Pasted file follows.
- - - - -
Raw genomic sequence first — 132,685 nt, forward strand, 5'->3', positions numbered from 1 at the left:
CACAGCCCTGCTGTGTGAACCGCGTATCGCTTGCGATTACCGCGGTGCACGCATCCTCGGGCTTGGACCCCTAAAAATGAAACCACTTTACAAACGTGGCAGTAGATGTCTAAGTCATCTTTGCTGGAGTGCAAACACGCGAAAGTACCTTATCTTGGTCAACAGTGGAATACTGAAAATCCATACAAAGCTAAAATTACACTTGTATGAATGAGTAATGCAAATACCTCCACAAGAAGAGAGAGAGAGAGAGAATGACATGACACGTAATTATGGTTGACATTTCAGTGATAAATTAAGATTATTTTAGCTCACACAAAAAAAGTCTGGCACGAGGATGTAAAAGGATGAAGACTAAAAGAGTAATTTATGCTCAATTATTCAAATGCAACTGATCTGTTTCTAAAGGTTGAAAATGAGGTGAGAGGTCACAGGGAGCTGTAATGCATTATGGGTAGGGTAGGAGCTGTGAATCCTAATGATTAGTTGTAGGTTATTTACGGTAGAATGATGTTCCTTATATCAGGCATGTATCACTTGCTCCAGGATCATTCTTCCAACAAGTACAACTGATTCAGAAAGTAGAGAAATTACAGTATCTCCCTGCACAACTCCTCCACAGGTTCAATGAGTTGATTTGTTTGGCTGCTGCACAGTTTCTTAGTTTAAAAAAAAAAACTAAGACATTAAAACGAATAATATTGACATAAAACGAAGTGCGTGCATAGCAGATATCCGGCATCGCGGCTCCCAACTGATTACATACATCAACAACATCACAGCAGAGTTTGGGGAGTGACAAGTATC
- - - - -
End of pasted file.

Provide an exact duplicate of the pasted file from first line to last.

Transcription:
Raw genomic sequence first — 132,685 nt, forward strand, 5'->3', positions numbered from 1 at the left:
CACAGCCCTGCTGTGTGAACCGCGTATCGCTTGCGATTACCGCGGTGCACGCATCCTCGGGCTTGGACCCCTAAAAATGAAACCACTTTACAAACGTGGCAGTAGATGTCTAAGTCATCTTTGCTGGAGTGCAAACACGCGAAAGTACCTTATCTTGGTCAACAGTGGAATACTGAAAATCCATACAAAGCTAAAATTACACTTGTATGAATGAGTAATGCAAATACCTCCACAAGAAGAGAGAGAGAGAGAGAATGACATGACACGTAATTATGGTTGACATTTCAGTGATAAATTAAGATTATTTTAGCTCACACAAAAAAAGTCTGGCACGAGGATGTAAAAGGATGAAGACTAAAAGAGTAATTTATGCTCAATTATTCAAATGCAACTGATCTGTTTCTAAAGGTTGAAAATGAGGTGAGAGGTCACAGGGAGCTGTAATGCATTATGGGTAGGGTAGGAGCTGTGAATCCTAATGATTAGTTGTAGGTTATTTACGGTAGAATGATGTTCCTTATATCAGGCATGTATCACTTGCTCCAGGATCATTCTTCCAACAAGTACAACTGATTCAGAAAGTAGAGAAATTACAGTATCTCCCTGCACAACTCCTCCACAGGTTCAATGAGTTGATTTGTTTGGCTGCTGCACAGTTTCTTAGTTTAAAAAAAAAAACTAAGACATTAAAACGAATAATATTGACATAAAACGAAGTGCGTGCATAGCAGATATCCGGCATCGCGGCTCCCAACTGATTACATACATCAACAACATCACAGCAGAGTTTGGGGAGTGACAAGTATC